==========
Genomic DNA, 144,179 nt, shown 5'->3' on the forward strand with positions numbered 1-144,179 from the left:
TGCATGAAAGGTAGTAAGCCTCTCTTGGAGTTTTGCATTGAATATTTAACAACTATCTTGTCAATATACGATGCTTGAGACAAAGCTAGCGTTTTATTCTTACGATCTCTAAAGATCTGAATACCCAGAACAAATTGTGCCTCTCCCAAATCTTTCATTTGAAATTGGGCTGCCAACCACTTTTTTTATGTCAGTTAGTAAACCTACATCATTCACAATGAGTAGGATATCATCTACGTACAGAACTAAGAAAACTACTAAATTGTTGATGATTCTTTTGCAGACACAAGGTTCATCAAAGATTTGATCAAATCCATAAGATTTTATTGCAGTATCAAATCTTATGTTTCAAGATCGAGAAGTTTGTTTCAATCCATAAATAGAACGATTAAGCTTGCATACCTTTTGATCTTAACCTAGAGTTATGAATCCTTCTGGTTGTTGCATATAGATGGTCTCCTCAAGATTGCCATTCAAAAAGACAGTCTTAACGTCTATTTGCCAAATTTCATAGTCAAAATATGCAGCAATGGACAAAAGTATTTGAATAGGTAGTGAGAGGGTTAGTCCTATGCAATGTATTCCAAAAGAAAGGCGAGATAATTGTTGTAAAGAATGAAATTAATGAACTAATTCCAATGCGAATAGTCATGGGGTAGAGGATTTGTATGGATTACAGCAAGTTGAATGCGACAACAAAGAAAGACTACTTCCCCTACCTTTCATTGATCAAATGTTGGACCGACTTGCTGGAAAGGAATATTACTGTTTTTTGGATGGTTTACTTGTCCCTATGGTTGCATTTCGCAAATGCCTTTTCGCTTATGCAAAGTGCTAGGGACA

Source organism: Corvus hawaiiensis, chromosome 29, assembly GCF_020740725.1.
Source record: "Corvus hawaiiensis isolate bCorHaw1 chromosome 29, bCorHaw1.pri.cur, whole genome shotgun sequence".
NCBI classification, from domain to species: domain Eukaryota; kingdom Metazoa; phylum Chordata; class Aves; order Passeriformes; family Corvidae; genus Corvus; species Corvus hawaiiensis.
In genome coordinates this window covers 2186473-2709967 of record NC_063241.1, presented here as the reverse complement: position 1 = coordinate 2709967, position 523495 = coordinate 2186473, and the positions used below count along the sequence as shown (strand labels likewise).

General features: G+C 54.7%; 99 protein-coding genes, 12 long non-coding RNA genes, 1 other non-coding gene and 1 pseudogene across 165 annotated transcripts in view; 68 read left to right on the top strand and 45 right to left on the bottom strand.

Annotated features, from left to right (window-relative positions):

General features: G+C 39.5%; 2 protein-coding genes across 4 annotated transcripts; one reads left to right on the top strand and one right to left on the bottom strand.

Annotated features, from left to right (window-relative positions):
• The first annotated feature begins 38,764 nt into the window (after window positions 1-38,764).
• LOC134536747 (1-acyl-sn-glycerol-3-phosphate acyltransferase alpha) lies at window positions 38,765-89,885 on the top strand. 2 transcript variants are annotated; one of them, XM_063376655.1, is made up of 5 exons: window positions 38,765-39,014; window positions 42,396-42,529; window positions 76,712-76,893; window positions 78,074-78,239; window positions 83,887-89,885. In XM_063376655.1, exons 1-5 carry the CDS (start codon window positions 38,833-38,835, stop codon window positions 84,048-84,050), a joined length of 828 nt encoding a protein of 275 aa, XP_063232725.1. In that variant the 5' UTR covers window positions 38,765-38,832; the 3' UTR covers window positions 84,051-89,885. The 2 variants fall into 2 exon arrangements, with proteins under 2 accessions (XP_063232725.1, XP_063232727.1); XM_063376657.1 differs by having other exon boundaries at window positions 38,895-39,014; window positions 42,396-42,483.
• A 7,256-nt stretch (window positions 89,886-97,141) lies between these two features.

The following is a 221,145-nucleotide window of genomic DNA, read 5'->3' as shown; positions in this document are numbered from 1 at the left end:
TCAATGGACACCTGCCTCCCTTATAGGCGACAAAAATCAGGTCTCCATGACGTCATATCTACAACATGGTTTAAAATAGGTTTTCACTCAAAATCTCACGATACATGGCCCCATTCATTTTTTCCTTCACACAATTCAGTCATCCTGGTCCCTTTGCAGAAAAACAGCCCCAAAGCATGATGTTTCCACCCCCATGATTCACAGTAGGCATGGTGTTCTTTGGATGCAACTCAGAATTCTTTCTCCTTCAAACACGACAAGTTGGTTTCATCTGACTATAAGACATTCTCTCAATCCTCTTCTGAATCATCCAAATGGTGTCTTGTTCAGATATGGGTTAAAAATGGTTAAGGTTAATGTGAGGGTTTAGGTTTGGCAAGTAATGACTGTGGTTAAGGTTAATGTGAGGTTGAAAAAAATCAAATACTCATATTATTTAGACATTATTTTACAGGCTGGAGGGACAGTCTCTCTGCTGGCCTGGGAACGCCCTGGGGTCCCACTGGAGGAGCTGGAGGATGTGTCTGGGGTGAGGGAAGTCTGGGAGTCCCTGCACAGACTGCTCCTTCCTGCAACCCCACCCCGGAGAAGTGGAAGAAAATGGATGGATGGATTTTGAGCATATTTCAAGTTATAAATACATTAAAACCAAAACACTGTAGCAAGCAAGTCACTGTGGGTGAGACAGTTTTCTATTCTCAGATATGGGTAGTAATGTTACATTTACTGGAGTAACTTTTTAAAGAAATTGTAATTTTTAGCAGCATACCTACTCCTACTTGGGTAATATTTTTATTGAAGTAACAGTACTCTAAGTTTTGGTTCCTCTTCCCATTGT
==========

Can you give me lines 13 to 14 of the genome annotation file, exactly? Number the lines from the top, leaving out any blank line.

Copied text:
• A 7,256-nt stretch (window positions 89,886-97,141) lies between these two features.

The following is a 221,145-nucleotide window of genomic DNA, read 5'->3' as shown; positions in this document are numbered from 1 at the left end: